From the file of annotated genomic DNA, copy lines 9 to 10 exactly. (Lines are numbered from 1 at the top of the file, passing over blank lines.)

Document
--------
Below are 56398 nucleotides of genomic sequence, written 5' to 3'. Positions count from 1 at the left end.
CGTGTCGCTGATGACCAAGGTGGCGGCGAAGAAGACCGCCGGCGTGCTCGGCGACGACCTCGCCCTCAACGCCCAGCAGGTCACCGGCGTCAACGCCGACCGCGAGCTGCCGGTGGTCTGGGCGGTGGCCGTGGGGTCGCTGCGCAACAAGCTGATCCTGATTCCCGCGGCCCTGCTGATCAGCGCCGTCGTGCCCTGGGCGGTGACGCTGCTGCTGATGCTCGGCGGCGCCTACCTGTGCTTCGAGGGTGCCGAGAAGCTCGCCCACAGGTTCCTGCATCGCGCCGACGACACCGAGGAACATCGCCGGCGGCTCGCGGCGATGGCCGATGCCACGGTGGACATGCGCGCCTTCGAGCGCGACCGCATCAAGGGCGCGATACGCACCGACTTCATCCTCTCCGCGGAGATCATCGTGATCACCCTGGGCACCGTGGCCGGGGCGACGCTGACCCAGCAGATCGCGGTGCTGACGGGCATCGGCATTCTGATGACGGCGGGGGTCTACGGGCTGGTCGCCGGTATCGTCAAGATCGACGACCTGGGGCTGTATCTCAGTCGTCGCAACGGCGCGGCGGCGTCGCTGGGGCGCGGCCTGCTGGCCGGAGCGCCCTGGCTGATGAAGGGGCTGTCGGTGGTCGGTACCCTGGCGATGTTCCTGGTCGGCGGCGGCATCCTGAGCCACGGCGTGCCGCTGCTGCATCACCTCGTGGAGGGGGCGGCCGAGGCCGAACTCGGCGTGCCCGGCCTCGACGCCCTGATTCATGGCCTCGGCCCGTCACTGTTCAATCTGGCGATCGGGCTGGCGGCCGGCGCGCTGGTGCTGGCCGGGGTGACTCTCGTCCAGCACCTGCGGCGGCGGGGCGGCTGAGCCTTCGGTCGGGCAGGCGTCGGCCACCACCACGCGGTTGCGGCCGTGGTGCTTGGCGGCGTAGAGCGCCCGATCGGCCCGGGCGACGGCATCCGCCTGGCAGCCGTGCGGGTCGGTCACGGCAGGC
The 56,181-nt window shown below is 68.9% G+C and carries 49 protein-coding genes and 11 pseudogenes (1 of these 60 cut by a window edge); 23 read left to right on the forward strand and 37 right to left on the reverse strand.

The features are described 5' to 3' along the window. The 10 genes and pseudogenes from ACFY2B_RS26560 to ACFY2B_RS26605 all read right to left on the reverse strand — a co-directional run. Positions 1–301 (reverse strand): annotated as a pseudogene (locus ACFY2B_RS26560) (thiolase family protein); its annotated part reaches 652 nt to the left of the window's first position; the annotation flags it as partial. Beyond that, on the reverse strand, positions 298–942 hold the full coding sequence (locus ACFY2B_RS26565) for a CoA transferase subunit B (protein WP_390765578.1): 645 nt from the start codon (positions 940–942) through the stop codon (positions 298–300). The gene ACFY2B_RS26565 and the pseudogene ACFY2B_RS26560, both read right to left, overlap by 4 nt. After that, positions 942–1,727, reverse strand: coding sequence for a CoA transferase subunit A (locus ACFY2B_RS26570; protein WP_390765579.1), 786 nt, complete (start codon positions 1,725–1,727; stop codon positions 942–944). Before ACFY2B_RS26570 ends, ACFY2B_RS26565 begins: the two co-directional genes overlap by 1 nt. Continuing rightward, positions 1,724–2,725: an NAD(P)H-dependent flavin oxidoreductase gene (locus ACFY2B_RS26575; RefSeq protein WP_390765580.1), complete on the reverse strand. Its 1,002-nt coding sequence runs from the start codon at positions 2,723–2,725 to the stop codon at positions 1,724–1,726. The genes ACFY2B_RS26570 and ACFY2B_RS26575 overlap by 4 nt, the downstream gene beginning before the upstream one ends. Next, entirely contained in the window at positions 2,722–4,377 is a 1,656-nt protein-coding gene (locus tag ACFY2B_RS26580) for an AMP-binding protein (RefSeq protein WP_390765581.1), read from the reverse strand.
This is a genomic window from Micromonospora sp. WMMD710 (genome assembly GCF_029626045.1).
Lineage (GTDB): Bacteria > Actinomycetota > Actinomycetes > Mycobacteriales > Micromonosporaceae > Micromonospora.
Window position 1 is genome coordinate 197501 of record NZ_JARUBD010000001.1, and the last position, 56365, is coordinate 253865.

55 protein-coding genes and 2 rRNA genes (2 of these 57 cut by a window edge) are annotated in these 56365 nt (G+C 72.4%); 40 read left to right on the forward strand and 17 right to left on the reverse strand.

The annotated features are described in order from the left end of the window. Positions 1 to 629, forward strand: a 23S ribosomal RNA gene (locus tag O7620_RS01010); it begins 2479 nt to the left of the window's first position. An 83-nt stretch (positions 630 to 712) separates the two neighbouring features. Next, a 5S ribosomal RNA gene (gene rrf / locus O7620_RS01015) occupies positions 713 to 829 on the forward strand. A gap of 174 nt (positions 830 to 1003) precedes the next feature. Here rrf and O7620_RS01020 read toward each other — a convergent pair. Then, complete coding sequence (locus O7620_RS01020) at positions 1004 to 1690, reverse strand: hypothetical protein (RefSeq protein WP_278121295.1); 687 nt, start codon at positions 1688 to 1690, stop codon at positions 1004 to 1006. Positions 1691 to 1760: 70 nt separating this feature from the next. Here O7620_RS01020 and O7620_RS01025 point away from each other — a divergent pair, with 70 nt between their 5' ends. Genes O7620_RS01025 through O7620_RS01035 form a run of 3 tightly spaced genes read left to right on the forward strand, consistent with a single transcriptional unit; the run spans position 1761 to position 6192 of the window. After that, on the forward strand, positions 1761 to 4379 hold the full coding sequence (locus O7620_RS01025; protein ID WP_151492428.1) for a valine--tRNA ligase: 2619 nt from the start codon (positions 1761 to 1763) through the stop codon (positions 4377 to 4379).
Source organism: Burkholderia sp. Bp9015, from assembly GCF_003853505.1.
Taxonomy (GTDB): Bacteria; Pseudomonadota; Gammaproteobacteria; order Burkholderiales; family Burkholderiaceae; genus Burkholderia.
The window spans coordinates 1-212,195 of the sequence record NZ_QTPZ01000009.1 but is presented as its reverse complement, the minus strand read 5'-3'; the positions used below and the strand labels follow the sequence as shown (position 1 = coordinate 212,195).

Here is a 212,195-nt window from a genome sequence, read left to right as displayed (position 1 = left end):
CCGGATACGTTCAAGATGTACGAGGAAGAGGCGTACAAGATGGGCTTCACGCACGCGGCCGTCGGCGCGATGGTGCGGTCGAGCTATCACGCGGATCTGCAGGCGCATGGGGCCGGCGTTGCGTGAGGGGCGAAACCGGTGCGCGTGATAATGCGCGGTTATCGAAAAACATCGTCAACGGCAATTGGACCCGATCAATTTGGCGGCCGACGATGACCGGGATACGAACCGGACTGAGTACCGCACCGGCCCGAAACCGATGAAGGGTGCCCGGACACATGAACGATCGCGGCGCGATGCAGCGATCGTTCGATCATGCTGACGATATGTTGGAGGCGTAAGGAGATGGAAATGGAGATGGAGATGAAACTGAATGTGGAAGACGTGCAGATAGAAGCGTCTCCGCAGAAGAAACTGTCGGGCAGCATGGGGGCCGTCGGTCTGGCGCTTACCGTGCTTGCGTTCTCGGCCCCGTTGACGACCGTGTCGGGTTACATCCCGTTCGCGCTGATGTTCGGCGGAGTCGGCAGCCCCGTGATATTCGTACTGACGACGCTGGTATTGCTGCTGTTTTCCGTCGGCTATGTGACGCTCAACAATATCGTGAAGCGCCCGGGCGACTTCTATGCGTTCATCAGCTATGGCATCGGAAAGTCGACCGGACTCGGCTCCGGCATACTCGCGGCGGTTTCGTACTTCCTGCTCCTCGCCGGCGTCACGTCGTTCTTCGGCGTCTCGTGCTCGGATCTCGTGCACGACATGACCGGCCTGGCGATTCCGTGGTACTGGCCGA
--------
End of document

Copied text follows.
The annotated features are described in order from the left end of the window. Positions 1 to 629, forward strand: a 23S ribosomal RNA gene (locus tag O7620_RS01010); it begins 2479 nt to the left of the window's first position. An 83-nt stretch (positions 630 to 712) separates the two neighbouring features. Next, a 5S ribosomal RNA gene (gene rrf / locus O7620_RS01015) occupies positions 713 to 829 on the forward strand. A gap of 174 nt (positions 830 to 1003) precedes the next feature. Here rrf and O7620_RS01020 read toward each other — a convergent pair. Then, complete coding sequence (locus O7620_RS01020) at positions 1004 to 1690, reverse strand: hypothetical protein (RefSeq protein WP_278121295.1); 687 nt, start codon at positions 1688 to 1690, stop codon at positions 1004 to 1006. Positions 1691 to 1760: 70 nt separating this feature from the next. Here O7620_RS01020 and O7620_RS01025 point away from each other — a divergent pair, with 70 nt between their 5' ends. Genes O7620_RS01025 through O7620_RS01035 form a run of 3 tightly spaced genes read left to right on the forward strand, consistent with a single transcriptional unit; the run spans position 1761 to position 6192 of the window. After that, on the forward strand, positions 1761 to 4379 hold the full coding sequence (locus O7620_RS01025; protein ID WP_151492428.1) for a valine--tRNA ligase: 2619 nt from the start codon (positions 1761 to 1763) through the stop codon (positions 4377 to 4379).
Source organism: Burkholderia sp. Bp9015, from assembly GCF_003853505.1.